Home Reviews Revisiting Ray Barretto’s The Other Road

Revisiting Ray Barretto’s The Other Road

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This is the source of pride for me, that we LATINOS got together and played some jazz!”  Ray Barretto (1973)

Every now and then life throws us a curve and it alters our trajectory. That’s what happened to Ray Barretto in 1972 when four members of his working (salsa) band – the singer Adalberto Santiago, the percussionist Orestes Vilato, the trumpeter Rene Lopez and the bassist Dave Perez – staged a walkout and formed the group Tipica ’73.

To make matters worse, the word on the street was, “Se fueron los muchachos! Que Va a Hacer Ray ahora?” (The guy’s left. What’s Ray going to do now?). “I was restructuring my band, and I didn’t have a singer,” said Barretto in a 1994 interview. “I wanted to make a jazz album. I told Jerry Masucci at Fania, ‘Let me do this for myself, and let’s have some fun with the music I like to play.'” Surprisingly, Masucci (a former police officer, attorney, and savvy promoter) gave Barretto the green light. I use the word “surprisingly” because Fania had no interest in penetrating the jazz market, nor did it have any experience in promoting jazz recordings.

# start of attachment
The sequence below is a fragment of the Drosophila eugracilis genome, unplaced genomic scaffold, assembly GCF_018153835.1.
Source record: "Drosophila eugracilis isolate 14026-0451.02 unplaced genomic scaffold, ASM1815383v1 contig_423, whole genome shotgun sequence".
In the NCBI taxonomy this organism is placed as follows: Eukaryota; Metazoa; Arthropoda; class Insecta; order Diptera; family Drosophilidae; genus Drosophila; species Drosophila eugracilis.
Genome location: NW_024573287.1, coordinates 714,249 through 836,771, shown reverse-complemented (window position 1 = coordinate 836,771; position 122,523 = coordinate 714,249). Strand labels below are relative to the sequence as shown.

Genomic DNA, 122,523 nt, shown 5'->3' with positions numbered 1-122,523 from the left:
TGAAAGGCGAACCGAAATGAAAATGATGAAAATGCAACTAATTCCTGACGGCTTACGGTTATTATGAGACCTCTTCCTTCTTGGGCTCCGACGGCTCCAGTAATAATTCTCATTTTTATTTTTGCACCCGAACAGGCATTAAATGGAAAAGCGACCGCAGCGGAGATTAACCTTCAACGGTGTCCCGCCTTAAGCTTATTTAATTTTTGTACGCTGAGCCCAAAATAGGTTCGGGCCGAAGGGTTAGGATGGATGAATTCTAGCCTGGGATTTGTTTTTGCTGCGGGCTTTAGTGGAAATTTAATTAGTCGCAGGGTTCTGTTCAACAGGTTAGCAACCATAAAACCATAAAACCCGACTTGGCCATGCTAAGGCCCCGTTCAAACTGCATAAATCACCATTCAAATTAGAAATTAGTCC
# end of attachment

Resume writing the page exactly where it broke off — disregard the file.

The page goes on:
Barretto wasted no time in organizing a group of “young disciples from various mother countries.” The flutist, Art (Artie) Webb, the Mexican-American trumpet, and flugelhorn player, Manny Duran, the Colombian keyboardist, composer Edy Martinez, the Panamanian bass player, Guillermo Edgehill, and the drummer, Billy Cobham and recorded The Other Road at La Tierra Sound Studios Ltd. in midtown Manhattan in one six-hour session. 

The repertoire included original compositions by Barretto, Manny Duran, and Edy Martinez. Also, a Latinized interpretation of Thelonious Monk’s Round Midnight (Round About Midnight), the high energy Lucretia the Cat; the profoundly spiritual, Oracion (The Prayer); and an instrumental interpretation of the hit tune, Abjidan as well as the catchy Little Ting.

When Fania released the album in 1973, Barretto’s fan base, who revered him as a Latin bandleader and Manos Duras (Hard Hands), flatly rejected it. Some even went so far as returning the record to the store, claiming it was a Barretto imposter! Also, Fania failed to promote the recording, and the media and music industry paid it no mind. 

The same year, Barretto came roaring back with Indestructible, whose dazzling cover art, powerful lyrics, and rhythms put Barretto in good stead with his fan base and Fania Records. Also, from 1974 to 1990, he released a slew of successful recordings, including Barretto (1975), Rican/Struction (1979), and Giant Force (1980).

Despite the success, Barretto was increasingly dissatisfied with the lack of creativity in Latin music, the glorification of singers, and salsa’s trajectory in general. In 1991, he released Soy Dichoso, a musical “farewell” to Fania Records, and formed the jazz ensemble, New World Spirit.

From 1992 to 2005, the ensemble released a series of highly acclaimed albums including Ancestral Messages (Concord Picante); My Summertime (Blue Note); Homage to Art Blakey and the Jazz Messengers (Sunnyside) and Time Was – Time Is (O Music).

In 2008, E Music, LLC released a remastered version of The Other Road with updated liner notes by Gregory “Goyo” Pappas.